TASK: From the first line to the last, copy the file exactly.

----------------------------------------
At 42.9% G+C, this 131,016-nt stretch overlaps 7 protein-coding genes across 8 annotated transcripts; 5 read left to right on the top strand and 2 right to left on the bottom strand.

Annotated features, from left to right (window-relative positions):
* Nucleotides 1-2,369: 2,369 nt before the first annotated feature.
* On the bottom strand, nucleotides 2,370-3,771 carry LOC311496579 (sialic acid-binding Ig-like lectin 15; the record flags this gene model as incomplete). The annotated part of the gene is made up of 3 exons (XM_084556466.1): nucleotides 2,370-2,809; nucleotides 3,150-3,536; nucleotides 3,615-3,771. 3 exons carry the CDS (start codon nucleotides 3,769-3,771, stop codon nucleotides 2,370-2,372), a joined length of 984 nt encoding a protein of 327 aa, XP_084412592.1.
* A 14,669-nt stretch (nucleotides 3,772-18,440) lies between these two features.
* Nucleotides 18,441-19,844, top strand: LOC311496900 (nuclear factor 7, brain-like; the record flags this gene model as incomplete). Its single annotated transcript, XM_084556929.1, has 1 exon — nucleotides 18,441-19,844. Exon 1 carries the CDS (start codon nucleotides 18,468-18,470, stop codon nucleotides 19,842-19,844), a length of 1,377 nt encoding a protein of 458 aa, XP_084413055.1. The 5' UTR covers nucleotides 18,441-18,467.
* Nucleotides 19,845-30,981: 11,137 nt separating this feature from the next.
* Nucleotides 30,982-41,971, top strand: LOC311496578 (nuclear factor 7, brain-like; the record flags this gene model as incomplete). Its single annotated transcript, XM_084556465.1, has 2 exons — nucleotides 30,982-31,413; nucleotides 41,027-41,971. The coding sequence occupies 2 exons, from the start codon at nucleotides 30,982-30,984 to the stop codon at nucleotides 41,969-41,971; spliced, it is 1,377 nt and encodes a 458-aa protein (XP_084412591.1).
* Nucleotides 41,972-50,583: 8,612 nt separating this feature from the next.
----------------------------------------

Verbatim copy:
At 42.9% G+C, this 131,016-nt stretch overlaps 7 protein-coding genes across 8 annotated transcripts; 5 read left to right on the top strand and 2 right to left on the bottom strand.

Annotated features, from left to right (window-relative positions):
* Nucleotides 1-2,369: 2,369 nt before the first annotated feature.
* On the bottom strand, nucleotides 2,370-3,771 carry LOC311496579 (sialic acid-binding Ig-like lectin 15; the record flags this gene model as incomplete). The annotated part of the gene is made up of 3 exons (XM_084556466.1): nucleotides 2,370-2,809; nucleotides 3,150-3,536; nucleotides 3,615-3,771. 3 exons carry the CDS (start codon nucleotides 3,769-3,771, stop codon nucleotides 2,370-2,372), a joined length of 984 nt encoding a protein of 327 aa, XP_084412592.1.
* A 14,669-nt stretch (nucleotides 3,772-18,440) lies between these two features.
* Nucleotides 18,441-19,844, top strand: LOC311496900 (nuclear factor 7, brain-like; the record flags this gene model as incomplete). Its single annotated transcript, XM_084556929.1, has 1 exon — nucleotides 18,441-19,844. Exon 1 carries the CDS (start codon nucleotides 18,468-18,470, stop codon nucleotides 19,842-19,844), a length of 1,377 nt encoding a protein of 458 aa, XP_084413055.1. The 5' UTR covers nucleotides 18,441-18,467.
* Nucleotides 19,845-30,981: 11,137 nt separating this feature from the next.
* Nucleotides 30,982-41,971, top strand: LOC311496578 (nuclear factor 7, brain-like; the record flags this gene model as incomplete). Its single annotated transcript, XM_084556465.1, has 2 exons — nucleotides 30,982-31,413; nucleotides 41,027-41,971. The coding sequence occupies 2 exons, from the start codon at nucleotides 30,982-30,984 to the stop codon at nucleotides 41,969-41,971; spliced, it is 1,377 nt and encodes a 458-aa protein (XP_084412591.1).
* Nucleotides 41,972-50,583: 8,612 nt separating this feature from the next.